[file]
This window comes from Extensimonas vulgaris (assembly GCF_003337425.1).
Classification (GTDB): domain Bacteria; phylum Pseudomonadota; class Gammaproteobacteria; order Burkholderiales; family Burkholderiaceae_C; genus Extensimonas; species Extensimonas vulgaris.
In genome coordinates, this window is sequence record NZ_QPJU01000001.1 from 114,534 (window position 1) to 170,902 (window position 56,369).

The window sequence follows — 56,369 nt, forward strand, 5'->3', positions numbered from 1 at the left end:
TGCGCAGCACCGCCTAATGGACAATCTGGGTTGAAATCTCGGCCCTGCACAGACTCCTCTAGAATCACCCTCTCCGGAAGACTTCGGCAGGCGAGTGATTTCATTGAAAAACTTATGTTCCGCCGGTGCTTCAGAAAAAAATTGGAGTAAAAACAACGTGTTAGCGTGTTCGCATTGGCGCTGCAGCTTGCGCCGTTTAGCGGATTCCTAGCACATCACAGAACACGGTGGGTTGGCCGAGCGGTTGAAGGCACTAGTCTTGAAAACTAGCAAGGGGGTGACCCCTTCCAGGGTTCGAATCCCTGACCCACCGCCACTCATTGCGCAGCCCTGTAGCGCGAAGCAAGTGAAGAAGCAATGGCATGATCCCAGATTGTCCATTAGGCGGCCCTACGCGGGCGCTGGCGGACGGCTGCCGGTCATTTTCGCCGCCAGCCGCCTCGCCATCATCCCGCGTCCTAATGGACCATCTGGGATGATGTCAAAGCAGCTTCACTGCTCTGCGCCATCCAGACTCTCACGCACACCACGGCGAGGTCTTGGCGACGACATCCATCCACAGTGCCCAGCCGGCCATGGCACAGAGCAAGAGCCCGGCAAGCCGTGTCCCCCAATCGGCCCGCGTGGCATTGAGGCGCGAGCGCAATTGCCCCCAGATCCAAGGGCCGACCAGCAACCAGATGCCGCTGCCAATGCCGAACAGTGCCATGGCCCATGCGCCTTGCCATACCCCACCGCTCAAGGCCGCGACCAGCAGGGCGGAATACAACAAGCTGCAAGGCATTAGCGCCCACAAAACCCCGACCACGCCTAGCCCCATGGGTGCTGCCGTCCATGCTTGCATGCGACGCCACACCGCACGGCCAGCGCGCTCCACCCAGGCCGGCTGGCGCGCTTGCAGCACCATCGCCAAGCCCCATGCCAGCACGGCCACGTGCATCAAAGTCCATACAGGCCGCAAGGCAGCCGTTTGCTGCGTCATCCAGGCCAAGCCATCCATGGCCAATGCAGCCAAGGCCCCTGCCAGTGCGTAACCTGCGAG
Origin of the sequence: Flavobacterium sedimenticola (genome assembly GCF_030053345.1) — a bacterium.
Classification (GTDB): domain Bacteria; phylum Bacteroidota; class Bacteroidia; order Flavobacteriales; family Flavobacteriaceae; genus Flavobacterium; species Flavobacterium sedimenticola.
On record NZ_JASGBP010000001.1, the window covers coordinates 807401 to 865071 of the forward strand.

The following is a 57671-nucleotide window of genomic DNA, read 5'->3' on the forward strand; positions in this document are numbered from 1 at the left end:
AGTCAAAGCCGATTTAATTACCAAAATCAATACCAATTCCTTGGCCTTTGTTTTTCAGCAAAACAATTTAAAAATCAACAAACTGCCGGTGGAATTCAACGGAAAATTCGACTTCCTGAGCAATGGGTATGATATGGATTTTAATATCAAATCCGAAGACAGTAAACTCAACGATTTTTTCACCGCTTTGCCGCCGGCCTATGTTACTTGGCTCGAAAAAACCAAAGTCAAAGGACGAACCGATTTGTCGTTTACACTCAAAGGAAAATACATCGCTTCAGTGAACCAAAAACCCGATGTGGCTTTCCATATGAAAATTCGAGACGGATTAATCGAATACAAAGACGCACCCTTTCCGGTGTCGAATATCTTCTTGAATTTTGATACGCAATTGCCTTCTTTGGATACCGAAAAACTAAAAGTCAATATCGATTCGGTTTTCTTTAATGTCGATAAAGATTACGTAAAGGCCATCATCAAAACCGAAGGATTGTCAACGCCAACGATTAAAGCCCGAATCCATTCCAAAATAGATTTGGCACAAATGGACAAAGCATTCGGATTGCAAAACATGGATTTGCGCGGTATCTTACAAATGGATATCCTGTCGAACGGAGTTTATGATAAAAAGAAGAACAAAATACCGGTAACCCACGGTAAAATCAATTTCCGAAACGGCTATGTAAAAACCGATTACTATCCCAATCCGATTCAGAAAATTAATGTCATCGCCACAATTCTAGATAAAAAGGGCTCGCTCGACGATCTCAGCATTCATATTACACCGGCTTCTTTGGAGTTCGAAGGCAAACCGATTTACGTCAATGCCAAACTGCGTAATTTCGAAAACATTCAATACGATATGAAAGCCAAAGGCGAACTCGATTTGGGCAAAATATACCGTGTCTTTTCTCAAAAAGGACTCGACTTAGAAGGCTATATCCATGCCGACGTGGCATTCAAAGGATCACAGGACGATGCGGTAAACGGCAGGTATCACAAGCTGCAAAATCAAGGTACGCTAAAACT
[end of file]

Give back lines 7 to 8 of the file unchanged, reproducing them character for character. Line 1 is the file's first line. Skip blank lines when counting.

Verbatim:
Classification (GTDB): domain Bacteria; phylum Bacteroidota; class Bacteroidia; order Flavobacteriales; family Flavobacteriaceae; genus Flavobacterium; species Flavobacterium sedimenticola.
On record NZ_JASGBP010000001.1, the window covers coordinates 807401 to 865071 of the forward strand.